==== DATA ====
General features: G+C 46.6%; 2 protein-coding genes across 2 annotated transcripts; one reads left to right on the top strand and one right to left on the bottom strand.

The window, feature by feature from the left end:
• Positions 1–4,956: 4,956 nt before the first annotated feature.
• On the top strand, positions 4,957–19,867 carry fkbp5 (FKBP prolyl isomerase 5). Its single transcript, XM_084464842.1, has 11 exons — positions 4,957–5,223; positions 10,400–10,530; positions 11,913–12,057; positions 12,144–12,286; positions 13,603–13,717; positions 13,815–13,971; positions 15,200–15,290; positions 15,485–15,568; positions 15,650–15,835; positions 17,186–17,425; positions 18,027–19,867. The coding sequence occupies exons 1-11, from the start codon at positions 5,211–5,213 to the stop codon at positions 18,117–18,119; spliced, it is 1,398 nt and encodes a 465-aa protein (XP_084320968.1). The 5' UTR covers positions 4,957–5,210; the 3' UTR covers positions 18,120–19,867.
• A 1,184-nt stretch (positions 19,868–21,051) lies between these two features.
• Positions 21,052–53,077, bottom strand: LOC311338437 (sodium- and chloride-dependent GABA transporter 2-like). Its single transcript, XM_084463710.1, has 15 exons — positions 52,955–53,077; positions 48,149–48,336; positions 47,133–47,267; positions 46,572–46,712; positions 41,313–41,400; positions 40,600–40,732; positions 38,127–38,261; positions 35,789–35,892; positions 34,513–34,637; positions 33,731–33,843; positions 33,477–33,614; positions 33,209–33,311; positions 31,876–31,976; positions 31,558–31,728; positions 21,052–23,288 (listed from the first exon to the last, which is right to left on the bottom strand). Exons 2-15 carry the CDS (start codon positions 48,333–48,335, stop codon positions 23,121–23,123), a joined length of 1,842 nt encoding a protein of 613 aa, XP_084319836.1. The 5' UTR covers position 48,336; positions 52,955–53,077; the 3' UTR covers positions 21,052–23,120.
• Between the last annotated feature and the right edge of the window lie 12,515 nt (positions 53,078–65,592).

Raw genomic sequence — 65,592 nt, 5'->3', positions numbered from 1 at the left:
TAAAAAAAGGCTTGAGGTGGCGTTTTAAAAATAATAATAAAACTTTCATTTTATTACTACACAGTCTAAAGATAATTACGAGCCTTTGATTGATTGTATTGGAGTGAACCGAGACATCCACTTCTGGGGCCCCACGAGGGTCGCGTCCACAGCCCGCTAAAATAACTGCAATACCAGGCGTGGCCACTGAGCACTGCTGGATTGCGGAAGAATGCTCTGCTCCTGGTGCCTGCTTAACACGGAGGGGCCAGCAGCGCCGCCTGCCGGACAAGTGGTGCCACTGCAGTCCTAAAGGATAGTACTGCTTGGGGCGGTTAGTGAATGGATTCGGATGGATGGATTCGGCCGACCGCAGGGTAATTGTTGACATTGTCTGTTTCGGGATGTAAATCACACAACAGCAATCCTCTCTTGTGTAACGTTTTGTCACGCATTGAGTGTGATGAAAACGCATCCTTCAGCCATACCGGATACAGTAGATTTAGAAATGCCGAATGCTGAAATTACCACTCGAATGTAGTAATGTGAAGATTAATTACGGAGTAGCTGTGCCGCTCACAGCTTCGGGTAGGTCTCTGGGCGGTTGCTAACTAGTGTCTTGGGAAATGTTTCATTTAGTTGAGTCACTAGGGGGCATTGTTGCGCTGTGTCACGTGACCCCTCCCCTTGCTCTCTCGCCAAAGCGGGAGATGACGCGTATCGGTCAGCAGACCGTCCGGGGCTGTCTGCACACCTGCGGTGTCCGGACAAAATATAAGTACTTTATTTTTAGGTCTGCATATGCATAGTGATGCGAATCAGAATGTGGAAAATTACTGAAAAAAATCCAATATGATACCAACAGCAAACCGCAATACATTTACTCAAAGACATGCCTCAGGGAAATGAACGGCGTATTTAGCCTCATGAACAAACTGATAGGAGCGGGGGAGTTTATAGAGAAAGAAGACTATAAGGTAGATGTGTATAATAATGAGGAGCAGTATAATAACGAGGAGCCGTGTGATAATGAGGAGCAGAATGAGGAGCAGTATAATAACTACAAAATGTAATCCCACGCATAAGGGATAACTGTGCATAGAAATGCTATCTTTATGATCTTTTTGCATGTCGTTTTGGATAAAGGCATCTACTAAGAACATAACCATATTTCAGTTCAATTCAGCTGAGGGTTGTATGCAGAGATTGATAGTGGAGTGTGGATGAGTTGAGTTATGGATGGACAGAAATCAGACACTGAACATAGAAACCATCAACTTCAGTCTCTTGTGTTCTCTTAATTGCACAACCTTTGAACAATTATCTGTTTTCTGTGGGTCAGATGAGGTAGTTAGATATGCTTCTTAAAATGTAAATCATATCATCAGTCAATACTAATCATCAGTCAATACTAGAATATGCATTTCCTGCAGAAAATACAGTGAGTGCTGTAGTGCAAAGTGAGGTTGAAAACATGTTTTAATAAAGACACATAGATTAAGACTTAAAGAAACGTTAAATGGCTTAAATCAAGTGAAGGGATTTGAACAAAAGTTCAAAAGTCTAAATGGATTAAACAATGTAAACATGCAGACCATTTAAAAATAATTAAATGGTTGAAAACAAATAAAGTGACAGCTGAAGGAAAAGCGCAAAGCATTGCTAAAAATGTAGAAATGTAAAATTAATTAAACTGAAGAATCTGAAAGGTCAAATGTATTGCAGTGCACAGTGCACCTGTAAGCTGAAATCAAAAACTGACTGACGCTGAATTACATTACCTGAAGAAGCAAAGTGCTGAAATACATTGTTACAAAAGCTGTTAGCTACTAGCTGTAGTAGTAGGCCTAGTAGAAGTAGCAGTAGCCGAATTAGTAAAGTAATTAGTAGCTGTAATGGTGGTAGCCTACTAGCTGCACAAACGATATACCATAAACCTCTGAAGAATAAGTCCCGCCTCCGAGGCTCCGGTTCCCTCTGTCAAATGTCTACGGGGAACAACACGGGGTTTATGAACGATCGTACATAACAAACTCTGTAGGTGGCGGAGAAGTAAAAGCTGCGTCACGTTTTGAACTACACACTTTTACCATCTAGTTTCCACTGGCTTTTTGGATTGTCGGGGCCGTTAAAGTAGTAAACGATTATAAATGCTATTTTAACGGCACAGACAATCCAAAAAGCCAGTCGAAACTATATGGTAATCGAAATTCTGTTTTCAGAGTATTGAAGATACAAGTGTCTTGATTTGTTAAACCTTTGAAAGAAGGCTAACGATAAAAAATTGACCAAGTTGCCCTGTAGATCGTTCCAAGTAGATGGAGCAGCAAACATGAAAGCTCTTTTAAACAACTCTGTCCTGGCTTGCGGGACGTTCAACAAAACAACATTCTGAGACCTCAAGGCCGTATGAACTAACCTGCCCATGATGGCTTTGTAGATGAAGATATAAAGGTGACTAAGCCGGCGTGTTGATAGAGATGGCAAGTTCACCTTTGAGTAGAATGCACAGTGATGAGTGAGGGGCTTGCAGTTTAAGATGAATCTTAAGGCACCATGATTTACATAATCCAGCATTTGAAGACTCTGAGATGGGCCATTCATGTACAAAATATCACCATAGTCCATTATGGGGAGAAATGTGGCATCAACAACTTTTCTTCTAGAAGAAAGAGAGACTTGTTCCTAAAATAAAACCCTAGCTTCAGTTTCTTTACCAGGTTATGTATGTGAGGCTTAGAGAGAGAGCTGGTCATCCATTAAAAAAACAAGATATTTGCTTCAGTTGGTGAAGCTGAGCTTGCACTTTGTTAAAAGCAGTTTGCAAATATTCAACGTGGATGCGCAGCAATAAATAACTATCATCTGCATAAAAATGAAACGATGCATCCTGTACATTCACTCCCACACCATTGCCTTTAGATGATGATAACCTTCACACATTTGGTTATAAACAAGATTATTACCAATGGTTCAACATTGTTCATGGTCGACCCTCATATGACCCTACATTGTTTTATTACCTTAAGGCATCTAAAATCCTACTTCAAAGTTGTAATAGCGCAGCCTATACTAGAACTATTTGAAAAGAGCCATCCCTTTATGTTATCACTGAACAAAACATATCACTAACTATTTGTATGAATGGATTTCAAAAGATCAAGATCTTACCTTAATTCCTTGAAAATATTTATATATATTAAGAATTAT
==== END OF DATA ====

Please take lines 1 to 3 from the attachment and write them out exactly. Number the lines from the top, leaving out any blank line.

General features: G+C 46.6%; 2 protein-coding genes across 2 annotated transcripts; one reads left to right on the top strand and one right to left on the bottom strand.

The window, feature by feature from the left end:
• Positions 1–4,956: 4,956 nt before the first annotated feature.